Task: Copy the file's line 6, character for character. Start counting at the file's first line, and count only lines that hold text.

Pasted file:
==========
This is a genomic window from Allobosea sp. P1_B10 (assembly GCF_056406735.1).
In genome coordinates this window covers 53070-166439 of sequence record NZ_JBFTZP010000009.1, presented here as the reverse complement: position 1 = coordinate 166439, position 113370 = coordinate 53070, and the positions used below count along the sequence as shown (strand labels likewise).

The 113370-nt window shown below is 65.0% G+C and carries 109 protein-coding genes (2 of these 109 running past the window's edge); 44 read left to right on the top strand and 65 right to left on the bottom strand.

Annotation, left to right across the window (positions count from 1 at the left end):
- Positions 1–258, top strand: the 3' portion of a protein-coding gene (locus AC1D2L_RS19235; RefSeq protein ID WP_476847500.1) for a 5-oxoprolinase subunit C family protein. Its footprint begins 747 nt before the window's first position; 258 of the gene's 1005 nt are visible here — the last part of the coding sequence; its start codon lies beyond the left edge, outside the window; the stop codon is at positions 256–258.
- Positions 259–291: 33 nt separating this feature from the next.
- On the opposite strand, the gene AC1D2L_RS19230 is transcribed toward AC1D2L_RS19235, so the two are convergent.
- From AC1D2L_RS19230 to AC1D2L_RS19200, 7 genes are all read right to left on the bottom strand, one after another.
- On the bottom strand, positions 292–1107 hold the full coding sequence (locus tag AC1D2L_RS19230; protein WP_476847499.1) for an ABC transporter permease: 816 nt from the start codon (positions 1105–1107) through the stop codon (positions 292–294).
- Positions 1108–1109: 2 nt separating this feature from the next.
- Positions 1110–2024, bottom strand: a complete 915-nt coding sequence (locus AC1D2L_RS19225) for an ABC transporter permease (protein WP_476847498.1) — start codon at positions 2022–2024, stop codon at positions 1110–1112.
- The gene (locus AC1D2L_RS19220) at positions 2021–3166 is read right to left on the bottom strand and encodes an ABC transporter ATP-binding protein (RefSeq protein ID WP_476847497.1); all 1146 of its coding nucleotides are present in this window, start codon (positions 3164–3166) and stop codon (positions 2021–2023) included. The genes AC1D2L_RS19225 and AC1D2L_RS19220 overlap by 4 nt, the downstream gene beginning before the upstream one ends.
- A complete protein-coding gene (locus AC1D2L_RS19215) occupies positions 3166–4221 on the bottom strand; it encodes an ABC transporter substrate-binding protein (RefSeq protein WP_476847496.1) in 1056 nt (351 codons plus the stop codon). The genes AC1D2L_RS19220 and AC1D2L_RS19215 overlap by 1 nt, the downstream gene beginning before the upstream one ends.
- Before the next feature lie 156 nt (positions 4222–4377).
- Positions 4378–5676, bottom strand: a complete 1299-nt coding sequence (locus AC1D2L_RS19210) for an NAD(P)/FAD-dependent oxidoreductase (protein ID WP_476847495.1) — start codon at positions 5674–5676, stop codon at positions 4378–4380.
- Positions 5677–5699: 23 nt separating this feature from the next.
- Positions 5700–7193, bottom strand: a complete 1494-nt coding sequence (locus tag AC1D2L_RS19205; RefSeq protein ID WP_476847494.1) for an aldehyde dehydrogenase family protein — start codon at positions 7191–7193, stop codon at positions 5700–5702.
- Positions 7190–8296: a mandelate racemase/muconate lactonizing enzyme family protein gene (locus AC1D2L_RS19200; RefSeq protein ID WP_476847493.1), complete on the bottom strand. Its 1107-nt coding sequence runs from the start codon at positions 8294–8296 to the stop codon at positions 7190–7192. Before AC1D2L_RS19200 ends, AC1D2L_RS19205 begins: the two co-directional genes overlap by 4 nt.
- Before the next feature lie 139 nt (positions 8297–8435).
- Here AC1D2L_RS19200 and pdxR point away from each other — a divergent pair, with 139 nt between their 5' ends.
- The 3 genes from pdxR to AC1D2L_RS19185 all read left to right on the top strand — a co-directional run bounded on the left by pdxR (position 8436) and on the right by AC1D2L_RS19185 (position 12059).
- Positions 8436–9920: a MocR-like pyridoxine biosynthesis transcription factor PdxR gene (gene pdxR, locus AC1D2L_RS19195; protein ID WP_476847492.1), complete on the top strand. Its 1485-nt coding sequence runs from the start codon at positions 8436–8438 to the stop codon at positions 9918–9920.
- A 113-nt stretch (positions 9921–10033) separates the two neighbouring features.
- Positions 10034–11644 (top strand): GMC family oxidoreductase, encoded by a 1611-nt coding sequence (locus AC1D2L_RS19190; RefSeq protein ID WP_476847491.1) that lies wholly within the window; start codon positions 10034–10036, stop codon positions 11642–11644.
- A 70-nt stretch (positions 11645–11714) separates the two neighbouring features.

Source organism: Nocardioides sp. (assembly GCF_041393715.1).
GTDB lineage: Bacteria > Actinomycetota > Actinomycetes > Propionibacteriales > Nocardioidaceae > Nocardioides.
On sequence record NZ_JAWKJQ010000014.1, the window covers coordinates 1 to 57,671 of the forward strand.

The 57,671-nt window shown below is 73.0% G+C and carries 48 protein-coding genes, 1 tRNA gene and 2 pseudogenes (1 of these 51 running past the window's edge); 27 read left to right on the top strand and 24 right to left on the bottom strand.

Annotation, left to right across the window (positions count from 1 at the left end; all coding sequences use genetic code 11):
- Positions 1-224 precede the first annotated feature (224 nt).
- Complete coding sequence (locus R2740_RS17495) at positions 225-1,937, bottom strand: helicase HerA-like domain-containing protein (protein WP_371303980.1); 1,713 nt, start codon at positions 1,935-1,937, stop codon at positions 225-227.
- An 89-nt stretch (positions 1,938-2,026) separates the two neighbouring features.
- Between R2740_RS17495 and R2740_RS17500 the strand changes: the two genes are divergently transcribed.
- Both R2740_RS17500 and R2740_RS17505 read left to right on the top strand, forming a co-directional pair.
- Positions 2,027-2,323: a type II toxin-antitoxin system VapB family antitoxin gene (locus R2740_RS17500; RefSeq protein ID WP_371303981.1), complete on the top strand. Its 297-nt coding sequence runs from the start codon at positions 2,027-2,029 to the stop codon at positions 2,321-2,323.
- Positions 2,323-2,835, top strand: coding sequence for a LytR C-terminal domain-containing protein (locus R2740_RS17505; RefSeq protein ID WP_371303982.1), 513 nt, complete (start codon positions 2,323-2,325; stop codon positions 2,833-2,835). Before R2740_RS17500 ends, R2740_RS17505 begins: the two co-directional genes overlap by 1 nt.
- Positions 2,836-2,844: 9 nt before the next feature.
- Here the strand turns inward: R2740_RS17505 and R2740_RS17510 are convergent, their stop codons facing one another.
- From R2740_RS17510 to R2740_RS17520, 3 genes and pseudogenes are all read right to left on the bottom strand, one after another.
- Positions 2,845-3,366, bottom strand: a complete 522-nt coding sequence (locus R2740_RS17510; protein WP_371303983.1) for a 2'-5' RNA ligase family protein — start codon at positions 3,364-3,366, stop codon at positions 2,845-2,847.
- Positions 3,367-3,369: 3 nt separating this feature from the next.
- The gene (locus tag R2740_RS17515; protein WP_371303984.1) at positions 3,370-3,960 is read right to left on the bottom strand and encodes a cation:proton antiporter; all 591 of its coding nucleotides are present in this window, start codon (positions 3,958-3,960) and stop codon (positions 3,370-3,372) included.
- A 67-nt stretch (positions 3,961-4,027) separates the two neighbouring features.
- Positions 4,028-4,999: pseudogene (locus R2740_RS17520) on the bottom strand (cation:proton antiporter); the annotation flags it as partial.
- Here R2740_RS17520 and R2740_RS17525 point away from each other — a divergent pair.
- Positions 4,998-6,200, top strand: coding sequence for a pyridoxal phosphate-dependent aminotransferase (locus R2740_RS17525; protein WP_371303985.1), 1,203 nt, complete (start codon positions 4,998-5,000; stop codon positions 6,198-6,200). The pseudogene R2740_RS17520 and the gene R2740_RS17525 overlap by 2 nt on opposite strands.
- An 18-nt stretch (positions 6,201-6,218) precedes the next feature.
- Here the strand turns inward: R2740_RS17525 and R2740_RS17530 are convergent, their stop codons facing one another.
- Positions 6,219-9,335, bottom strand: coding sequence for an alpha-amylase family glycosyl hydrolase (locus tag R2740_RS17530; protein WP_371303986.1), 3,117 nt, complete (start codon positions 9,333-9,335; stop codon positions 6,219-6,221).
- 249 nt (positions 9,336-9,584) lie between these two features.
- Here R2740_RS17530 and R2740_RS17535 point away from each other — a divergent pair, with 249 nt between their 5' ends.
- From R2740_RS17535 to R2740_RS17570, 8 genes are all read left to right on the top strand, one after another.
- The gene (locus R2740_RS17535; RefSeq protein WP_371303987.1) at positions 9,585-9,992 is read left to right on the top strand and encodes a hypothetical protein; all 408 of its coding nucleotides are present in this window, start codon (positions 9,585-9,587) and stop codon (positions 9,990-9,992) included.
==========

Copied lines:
- Positions 259–291: 33 nt separating this feature from the next.